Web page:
Gavid Bowd talks about his article ‘Jean-Joseph Rabearivelo, Charles Maurras and colonial Madagascar’ 24:1 (2016)
What does this article tell your readers about modern and contemporary France?
The article attempts to show the influence of far right ideas on an intellectual in a French colony. Normally, Jean-Joseph Rabearivelo and other francophone writers are presented as being in resistance to colonial rule and, implicitly at least, on the left, ‘progressive’ side of the political spectrum. But Rabearivelo’s political affinities were with Charles Maurras and L’Action française, although this did not prevent him from criticising French policy in Madagascar and expressing solidarity with oppressed people of colour in the British and French Empires as well as the United States. The aristocratic, anti-democratic and even racist tendencies of Rabearivelo are not unique: Maurras greatly influenced Ferhat Abbas in Algeria and Gerard de Catalogne in Haiti. So I attempt to give the reader a sense of the complexity of Rabearivelo – the first major writer of la Francophonie – and, by extension, of other colonised intellectuals. I hope also that it adds to the historical understanding of colonial and post-colonial Madagascar.
What topics and issues do you address? How does your argument build upon or differ from previous arguments in the field?
Firstly, I attempt to give an idea of Maurras’s ideology and, in particular, Action française’s attitude towards the Empire during the Third Republic they so detested. Connected to this is the big debate about assimilation and association of colonial subjects, Maurras and Rabearivelo being in favour of the latter. I was particularly stimulated by Martins Steins’s 1981 doctoral thesis on the ideological antecedents of negritude, which shows how much Leopold Senghor was influenced by another far right thinker, Maurice Barres, and was warmly received in the pages of Action francaise. By showing the ‘blood and soil’ element at work in what Sartre called ‘un racisme anti-raciste’, Steins broke a taboo. His thesis was never published. Like a moth to a post-colonial flame, I decided to apply this approach to Madagascar’s national poet.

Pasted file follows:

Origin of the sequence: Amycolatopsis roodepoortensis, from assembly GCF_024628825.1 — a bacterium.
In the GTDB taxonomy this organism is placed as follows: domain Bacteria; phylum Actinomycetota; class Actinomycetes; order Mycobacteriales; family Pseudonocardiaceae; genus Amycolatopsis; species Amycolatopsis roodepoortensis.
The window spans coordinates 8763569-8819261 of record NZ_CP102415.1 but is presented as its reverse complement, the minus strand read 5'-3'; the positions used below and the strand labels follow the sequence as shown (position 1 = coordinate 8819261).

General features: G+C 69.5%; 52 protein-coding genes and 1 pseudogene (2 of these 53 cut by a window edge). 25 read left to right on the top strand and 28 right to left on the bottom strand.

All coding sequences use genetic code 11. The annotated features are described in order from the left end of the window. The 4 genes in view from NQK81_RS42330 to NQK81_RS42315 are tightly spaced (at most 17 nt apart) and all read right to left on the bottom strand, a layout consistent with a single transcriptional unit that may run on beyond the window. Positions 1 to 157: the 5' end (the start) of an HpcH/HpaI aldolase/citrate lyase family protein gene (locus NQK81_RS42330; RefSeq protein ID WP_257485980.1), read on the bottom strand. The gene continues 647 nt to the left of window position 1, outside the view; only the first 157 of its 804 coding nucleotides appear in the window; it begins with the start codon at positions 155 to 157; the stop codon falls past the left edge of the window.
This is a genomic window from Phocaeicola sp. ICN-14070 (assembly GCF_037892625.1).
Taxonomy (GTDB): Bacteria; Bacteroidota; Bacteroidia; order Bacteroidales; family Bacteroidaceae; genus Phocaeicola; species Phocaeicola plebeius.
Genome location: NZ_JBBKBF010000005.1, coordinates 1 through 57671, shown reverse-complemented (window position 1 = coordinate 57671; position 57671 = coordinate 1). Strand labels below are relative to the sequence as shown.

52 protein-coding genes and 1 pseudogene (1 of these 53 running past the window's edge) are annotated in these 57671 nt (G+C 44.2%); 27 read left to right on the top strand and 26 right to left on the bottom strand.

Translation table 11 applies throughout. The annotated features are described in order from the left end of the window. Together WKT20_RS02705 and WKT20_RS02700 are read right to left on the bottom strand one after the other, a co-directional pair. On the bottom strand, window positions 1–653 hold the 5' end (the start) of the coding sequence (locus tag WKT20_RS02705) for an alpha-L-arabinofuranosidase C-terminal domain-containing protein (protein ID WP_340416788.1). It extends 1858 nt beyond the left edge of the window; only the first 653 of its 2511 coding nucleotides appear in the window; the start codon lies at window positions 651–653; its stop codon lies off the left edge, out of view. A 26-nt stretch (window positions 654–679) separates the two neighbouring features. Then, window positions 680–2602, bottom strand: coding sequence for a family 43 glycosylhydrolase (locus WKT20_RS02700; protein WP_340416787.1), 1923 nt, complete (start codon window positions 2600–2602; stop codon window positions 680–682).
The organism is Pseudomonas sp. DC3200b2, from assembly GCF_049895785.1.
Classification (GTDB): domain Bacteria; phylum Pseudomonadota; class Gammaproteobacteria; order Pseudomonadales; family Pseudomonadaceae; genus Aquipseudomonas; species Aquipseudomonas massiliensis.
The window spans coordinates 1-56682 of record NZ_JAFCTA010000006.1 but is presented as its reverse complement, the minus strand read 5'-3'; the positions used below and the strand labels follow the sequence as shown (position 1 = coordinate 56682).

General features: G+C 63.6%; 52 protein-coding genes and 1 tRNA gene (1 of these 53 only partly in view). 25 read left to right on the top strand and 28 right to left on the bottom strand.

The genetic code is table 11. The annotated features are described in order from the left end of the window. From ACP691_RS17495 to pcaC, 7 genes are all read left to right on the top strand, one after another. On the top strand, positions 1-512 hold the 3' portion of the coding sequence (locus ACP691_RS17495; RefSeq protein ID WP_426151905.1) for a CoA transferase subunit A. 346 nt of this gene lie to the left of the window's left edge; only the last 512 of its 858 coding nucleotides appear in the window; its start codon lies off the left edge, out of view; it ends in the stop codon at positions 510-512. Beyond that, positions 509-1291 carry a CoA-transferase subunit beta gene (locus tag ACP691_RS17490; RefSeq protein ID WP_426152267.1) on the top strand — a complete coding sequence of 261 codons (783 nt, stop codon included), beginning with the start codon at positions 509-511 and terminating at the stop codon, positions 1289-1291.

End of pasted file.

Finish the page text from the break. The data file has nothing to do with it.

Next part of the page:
What kinds of methodologies did you use?
I draw upon the National Archives of Madagascar in Antananarivo, the Archives Nationales d’Outre-Mer in Aix-en-Provence and the papers of Rabearivelo’s surviving family. To this are added the French and Malagasy press of the time – thankfully conserved by Gallica – and the two-volume Oeuvres completes recently published by Présence Africaine and the CNRS. So the ‘methodology’ is both document and literature-based. The research was kindly supported by the Carnegie Trust.
How did you become interested in Rabearivelo?
I was initiated to Rabearivelo’s excellent work – and tortured world – when invited to take part in a multilingual translation workshop at Stellenbosch University, South Africa, in December 2013. We concentrated on Rabearivelo – un passeur de langues par excellence – and hope to bring out soon a translation of his poetry into English, Afrikaans, Malagasy, Creole and Bantu. I felt that some critical work remained to be done on neglected aspects of Rabearivelo, most notably his political views and ambivalent relationship with the colonial administration, as well as the endless debates over the meaning of his suicide in 1937 at the tender age of 34. Was he un suicidé de la société coloniale or just yet another of the poètes maudits he worshipped? Or both, and/or more? I am currently writing up my research in monograph form.